This is about as basic as it gets when it comes to hybrid conferencing. But it works! Also, anybody can conduct a hybrid conference like this with under $100 of equipment.

Also, There are pros and cons to this approach. 

It’s the cheapest option, but your virtual audience is unable to see the speaker present the slides. 

Gather Voices knows that video content engages people in a way that slides on a screen cannot. So, if you’re looking for a more engaging experience for your conference attendees, I’d suggest including a digital camera to film the conference speaker as they present their slides.

Hybrid Conference Strategy 2: Slides and Audio + Camera on Presenter

This next strategy is the same as strategy number one, but we add a camera to stream the presenter for the virtual audience.

To illustrate, your virtual audience will see the slide deck that the speaker is presenting, just like in strategy 1 above. However, this time the virtual audience will also be able to see the speaker presenting the slides. 

Honestly, this adds quite a bit to the overall cost because you’ll need a high quality DSLR camera with an HTML output to stream directly to the laptop.

However, your virtual audience is getting a more immersive experience because they actually get to see the presenter. This will no doubt increase engagement and serve your virtual audience for the better.

Hybrid Conference Strategy 3: Remote Speaker Presentation

This strategy adds a complicated factor: what if one of your presenters has to deliver their content remotely?

This involves capturing the video and audio of the remote presenter using a virtual conference tool like Zoom. Then, you’re going to want to pipe their audio to the main room with the in-person audience AND the virtual attendees. You might want to show the presenter to your in-person and virtual audience as well.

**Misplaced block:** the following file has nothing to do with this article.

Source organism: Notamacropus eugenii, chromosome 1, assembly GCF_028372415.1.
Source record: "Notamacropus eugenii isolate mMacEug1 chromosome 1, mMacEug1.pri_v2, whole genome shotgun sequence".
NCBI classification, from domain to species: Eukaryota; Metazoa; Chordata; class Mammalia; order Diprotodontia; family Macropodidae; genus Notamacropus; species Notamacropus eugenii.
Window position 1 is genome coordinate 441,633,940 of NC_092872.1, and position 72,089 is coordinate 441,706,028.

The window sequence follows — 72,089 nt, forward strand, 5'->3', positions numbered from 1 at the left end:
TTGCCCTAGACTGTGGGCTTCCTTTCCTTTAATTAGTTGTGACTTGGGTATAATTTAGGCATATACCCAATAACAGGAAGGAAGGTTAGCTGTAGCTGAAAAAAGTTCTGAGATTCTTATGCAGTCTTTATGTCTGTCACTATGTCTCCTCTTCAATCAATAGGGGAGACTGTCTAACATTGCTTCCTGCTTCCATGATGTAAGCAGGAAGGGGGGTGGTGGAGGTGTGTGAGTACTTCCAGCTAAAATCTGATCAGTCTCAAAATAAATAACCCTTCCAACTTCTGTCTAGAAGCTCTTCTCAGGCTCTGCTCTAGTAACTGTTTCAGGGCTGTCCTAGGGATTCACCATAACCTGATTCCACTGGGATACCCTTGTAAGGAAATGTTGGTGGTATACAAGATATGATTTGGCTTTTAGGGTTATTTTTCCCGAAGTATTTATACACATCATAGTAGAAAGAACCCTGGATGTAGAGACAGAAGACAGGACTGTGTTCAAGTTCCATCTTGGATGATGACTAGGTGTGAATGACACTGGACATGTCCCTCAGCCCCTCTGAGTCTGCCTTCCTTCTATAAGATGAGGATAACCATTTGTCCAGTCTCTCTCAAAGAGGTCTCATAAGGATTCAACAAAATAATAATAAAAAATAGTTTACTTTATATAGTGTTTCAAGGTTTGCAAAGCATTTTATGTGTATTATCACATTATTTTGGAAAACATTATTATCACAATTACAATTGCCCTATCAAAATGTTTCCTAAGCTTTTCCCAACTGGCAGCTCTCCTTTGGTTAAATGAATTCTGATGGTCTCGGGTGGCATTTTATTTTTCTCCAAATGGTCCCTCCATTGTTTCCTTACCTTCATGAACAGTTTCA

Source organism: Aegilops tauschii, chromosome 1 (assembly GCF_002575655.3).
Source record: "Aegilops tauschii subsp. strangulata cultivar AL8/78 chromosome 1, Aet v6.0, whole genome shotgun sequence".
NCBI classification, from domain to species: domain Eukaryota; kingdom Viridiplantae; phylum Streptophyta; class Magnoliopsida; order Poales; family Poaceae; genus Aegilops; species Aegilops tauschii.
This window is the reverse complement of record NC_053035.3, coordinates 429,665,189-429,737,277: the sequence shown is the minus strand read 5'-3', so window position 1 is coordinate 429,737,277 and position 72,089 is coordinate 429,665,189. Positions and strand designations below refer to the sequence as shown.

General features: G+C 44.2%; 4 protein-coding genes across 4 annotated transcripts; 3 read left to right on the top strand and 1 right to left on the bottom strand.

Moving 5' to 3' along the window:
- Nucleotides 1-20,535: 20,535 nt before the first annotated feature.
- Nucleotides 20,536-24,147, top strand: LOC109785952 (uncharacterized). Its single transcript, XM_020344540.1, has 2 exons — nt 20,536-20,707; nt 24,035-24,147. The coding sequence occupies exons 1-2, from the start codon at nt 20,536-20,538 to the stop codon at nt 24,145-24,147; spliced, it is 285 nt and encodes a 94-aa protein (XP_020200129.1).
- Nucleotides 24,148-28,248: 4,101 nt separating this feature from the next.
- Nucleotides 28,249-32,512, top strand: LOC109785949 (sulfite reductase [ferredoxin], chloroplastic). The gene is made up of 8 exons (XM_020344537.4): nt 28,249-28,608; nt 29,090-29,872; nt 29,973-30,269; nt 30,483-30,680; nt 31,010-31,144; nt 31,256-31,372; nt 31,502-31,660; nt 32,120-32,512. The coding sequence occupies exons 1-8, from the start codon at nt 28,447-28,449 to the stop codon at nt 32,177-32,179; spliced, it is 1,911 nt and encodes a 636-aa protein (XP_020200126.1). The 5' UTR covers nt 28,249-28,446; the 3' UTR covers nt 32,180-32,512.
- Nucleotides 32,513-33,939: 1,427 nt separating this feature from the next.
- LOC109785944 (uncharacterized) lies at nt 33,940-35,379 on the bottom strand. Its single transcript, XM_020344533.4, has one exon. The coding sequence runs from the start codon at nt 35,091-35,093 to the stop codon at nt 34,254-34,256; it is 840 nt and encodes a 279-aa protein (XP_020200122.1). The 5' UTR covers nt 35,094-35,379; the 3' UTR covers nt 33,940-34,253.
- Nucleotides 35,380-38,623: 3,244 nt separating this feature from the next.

This strategy involves more equipment like an audio mixer and PA system, more HDMI cables, and more staff.

I’m sure this complicated strategy is difficult to visualize. That’s why we made a guide that’ll show all these strategies called Go Hybrid Without Blowing Your Budget. It’s a free download and a ton of organizations have been using it, so be sure to check it out.

Hybrid vs. Virtual vs. In-Person

Between hybrid, virtual, and in-person conferencing, hybrid will likely be the most expensive. However, it’s not much more expensive than in-person conferencing. If you can afford to go in-person, you’re likely able to afford to go hybrid for your conference.

Going hybrid is a safe choice for associations looking to host an event in 2021. It’s difficult to navigate, which is why we put together guides and videos to help out.

Be sure to visit the OpenWater hybrid resource page, where you can find content to help visualize our hybrid conferencing strategies detailed above. We also have links to where you can purchase equipment for going hybrid and a checklist to stay organized when you’re hosting.

Many associations are going hybrid with OpenWater. If you’d like to learn more, please schedule a demo.